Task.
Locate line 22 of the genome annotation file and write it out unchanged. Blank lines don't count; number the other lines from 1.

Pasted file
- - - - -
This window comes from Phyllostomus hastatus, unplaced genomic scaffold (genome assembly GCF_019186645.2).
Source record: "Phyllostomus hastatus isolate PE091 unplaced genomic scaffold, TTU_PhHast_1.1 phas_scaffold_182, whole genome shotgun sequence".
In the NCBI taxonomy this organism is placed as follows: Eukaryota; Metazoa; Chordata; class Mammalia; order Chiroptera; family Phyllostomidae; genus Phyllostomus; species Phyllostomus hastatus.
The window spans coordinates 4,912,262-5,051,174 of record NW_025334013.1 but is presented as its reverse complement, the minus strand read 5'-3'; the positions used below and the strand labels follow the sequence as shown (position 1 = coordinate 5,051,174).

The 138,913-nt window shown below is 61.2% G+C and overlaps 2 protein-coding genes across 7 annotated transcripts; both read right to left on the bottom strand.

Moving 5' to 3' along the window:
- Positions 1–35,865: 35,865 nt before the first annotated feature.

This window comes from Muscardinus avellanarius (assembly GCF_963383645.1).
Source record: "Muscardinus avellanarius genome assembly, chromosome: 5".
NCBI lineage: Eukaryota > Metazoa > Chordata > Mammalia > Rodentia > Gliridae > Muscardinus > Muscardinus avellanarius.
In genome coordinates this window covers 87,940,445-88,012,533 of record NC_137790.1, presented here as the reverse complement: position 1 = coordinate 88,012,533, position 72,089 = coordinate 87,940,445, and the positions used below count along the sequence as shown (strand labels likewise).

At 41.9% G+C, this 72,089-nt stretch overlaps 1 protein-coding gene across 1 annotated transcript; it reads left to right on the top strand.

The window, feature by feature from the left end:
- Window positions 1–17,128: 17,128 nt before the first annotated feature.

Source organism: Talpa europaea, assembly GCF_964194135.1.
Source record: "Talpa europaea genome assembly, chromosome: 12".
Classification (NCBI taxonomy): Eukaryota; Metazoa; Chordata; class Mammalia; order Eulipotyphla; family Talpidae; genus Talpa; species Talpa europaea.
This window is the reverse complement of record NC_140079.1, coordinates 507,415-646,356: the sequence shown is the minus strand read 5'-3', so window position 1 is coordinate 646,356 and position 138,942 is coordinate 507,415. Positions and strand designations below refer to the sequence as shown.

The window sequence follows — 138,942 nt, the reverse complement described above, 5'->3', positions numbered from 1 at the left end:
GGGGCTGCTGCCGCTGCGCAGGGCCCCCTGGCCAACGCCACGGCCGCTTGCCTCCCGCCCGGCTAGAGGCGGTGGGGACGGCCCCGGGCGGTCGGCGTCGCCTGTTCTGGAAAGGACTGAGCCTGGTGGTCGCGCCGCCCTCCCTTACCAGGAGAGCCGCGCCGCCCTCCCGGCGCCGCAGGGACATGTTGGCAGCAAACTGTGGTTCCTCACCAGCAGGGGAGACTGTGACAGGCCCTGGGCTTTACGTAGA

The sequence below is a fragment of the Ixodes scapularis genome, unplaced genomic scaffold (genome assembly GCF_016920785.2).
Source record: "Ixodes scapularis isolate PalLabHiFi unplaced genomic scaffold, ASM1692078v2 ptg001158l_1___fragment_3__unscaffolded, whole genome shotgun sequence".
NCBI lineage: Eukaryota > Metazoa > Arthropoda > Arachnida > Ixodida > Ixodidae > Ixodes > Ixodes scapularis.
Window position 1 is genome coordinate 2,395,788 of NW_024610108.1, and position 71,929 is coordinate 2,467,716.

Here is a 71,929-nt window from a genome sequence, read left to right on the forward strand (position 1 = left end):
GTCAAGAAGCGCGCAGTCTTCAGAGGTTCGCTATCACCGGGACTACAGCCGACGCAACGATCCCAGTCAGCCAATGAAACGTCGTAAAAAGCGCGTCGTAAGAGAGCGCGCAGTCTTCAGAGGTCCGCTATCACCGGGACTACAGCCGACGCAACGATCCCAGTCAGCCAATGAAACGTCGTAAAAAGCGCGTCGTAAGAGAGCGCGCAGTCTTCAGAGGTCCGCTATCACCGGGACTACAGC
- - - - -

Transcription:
Source record: "Ixodes scapularis isolate PalLabHiFi unplaced genomic scaffold, ASM1692078v2 ptg001158l_1___fragment_3__unscaffolded, whole genome shotgun sequence".